Admittedly I have not been asked very often which is my favourite Cockney Rebel album, but on the few occasions I have I have answered something along these lines….

“The Psychomodo” was the first album of Cockney Rebel’s I bought and wore to death so it will always carry special resonance for me… however, over the years “The Human Menagerie” has proved its worth time and time – and time – again. I suppose what I am saying is that I wish both albums had been released together as a double because I really can’t choose between the pair as my ‘favourite’. I do know that, a few songs aside, he never really bettered the material on his debut and the follow-up…

Talking of the follow-up, “The Pschomodo” is getting its full EFA70sTRO respect very soon…. stay, as they say, tuned…

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March 7th 1973

“Arguverge > Argument” / “Dental Appointment 2.30” / “Went to see Pictures at an Exhibition, Emerson Lake + Palmer – damned brilliant. Plod – Scaffold – Funny. Grave New World – Strawbs – Crap”

Not just a double movie bill at the Regal, but a TRIPLE movie bill!

Actually, “movie” is a bit of a misnomer in this case….

Emerson, Lake & Palmer’s “Pictures at an Exhibition” ‘movie’ was in fact no more than a filmed live concert performance – recorded at the Lyceum in London – from 1970.

In the cause of – *ahem* – research I hunted down a copy of the same film recently – on DVD – and wish to somewhat amend my 35-years earlier “damned brilliant” review.

Don’t get me wrong, I still enjoyed its musically-bombastic overkill , but visually it was bloody hard work. I guess chroma-key, together with fluorescent psychedelic tinting was all the rage in the early seventies… and it really grates!

It does show the band very much in their progressive ‘prime’ though, and its interesting to note that this stage recording was made over two years before their album release of the same name hit record stores.

The Scaffold were a comedy/poetry trio from Liverpool who had, by 1973, already enjoyed a pair of massive novelty hit singles (buoyed, no doubt, by the fact that band member Mike McGear was actually Paul McCartney’s brother)

Thank You Very Much” is a strange singalong ode – sung in a thick Liverpudlian accent – to a collection of English ‘treasures’ including love, the family circle, the Sunday joint, tea (the mentioned “national beverage”), the union jack, the Times newspaper, our “cultural heritage”, Liverpool FC (“our gracious team”), the Aintree Iron (a collection of pubs in Liverpool which, when viewed from the air, resemble the shape of an ‘iron’ horseshoe) and even for…. “playing this record”

Lily the Pink” was of an equally silly nature. It was an old reworked rugby singalong song about a woman invented a ‘medicinal compound‘ (aka “drug”) which could improve everybody’s lives.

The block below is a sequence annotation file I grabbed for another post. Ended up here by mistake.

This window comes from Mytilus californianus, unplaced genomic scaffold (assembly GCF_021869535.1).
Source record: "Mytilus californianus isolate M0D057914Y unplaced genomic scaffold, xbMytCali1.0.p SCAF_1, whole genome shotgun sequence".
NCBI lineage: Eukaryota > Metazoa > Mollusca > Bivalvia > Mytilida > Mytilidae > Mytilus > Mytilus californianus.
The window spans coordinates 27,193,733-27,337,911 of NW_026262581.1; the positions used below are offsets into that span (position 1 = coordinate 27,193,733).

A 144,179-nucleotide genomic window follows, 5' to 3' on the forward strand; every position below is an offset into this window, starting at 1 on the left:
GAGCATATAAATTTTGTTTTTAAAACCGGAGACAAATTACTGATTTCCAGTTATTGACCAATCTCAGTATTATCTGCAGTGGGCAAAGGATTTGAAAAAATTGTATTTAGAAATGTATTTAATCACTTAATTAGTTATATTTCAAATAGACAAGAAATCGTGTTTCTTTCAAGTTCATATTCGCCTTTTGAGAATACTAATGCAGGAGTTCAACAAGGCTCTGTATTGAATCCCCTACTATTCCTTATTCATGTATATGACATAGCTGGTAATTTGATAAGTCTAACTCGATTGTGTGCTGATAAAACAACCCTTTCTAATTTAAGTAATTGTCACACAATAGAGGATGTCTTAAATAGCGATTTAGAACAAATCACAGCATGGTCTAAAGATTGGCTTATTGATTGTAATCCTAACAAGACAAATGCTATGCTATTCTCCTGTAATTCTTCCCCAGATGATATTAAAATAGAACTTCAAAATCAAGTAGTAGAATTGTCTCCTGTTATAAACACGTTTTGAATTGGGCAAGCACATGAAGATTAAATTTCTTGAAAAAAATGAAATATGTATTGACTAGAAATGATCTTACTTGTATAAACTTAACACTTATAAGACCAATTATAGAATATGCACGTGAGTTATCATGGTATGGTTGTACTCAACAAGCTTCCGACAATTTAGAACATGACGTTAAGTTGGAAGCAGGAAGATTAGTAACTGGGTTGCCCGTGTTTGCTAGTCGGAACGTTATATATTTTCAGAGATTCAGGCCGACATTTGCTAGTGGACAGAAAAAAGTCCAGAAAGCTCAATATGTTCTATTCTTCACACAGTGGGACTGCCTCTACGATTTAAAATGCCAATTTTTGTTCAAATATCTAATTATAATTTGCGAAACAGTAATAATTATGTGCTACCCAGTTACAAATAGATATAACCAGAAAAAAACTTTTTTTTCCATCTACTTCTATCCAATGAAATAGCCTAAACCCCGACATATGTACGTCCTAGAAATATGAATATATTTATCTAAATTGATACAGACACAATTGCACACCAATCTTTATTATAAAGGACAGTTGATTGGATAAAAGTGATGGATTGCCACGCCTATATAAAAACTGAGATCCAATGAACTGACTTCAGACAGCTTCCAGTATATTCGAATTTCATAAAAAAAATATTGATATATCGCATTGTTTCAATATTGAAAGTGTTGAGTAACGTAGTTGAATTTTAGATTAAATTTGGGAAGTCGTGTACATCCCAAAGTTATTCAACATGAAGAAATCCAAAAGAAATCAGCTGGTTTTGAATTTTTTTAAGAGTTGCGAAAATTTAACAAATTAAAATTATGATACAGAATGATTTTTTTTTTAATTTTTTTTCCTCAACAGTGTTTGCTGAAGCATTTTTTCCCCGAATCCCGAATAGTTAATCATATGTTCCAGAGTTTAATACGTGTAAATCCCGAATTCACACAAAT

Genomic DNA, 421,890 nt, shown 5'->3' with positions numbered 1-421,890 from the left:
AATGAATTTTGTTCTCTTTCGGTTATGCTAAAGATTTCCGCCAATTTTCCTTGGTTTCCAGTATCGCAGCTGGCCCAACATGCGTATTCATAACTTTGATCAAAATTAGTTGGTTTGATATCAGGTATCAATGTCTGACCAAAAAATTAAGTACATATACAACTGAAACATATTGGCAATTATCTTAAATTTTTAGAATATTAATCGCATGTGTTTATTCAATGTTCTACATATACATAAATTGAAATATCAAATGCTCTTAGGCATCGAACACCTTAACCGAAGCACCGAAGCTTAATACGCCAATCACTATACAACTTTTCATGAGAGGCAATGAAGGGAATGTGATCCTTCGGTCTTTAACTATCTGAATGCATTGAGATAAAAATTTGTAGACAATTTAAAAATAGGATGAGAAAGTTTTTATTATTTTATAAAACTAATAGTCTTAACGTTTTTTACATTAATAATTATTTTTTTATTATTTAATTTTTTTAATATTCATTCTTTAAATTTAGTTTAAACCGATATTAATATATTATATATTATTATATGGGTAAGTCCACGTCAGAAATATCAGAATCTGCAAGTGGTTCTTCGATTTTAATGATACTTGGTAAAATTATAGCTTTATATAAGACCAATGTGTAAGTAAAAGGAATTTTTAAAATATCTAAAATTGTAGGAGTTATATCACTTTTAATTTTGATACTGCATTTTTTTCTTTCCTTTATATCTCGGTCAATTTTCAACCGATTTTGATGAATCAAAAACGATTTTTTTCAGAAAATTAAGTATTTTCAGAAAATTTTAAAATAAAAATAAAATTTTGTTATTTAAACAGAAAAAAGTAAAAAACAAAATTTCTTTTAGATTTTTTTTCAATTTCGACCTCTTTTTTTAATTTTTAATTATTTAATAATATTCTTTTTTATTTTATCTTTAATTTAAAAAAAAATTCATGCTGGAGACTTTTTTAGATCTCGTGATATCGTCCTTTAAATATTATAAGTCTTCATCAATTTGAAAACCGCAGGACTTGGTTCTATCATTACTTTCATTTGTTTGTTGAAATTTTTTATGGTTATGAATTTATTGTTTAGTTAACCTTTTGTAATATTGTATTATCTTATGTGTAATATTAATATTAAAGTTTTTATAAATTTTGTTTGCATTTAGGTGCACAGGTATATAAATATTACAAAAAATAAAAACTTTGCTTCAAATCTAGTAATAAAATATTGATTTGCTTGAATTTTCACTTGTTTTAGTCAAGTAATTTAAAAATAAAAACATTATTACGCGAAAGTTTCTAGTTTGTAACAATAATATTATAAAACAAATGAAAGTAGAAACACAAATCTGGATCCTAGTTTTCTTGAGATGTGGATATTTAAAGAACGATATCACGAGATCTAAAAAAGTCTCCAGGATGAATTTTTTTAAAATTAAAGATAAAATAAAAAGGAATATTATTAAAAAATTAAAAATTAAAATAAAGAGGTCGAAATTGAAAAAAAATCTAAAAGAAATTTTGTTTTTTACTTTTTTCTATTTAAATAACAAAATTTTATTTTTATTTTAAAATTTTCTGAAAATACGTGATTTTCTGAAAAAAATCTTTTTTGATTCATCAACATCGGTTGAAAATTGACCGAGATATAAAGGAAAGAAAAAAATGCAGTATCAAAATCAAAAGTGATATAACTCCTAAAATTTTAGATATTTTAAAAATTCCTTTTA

All, it would seem, except the titular Lily who over-enjoyed her drink (a-drink-a-drink), became “Pickle-Lily”, and ascended up to heaven purely on the strength of her marvellous invention.

 Lily the Pink is renowned for not only featuring a certain Jack Bruce on bass, but also for including the word “efficacious“… unlikely to have appeared before – or since – in recorded music.

Where was I?…. oh yes, the Regal cinema, 1973…

The Scaffold’s “Plod” was a half-hour compilation of Pythonesque comedy sketches performed by the trio. Research shows that it has never been released on VHS or DVD so is unavailable for reviewing to see if it has stood the test of time. My betting is “not”

I briefly mentioned The Strawbs earlier this year.

The band was a weird hybrid of rock and folk, and who somehow crossed over into the “progressive” arena. Probably on the strength of their 1972 album “Grave New World” which seemed to (IMHO badly) straddle the folk and prog genres.

A concept album (weren’t they ALL in the early seventies?) it tells the tale of one man’s life from birth to death. The album was lavishly packaged (check out that William Blake repro on the sleeve!) and reached Number 11 on the UK album charts.

It is perhaps best known as the first Strawbs album to NOT feature a certain Rick Wakeman on keyboards. He had left somewhat acrimoniously to join Yes, and it is often felt the song “Tomorrow” – with its lyric “You talked of me with acid tongue” – was written about him.

The film of “Grave New World” which I saw – and duly lambasted in 1973 is often credited as being one of the very first “rock videos”, pre-dating even Queen’s infamous “Bohemian Rhapsody“. It was little more than a full-length visual promo for the album which – again according to research – appears to have featured the same levels of high-intensity chroma-key nonsense which plagued the ELP movie.

Unlike the ELP “damned brilliance” I have no real desire to see “Grave New World” again. Unlike millions of others I never cared too much for The Strawbs, although I still own, and have a soft spot for, their later “Hero & Heroine” album. Indeed, it might even appear in these very diary pages when 1974 rolls around.

For those in need of a grave new fix of the Strawbs, here’s a performance from a reunion concert in 2006. IMHO, it’s crap too – and not helped by out-of-tune audience … erm… ‘participation’

What wouldn’t I give to be able to see a triple-header at my local multiscreen cineplex these days?! *sigh* Nostalgia ain’t what it used to be.

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Filed under 1973 Diary Entries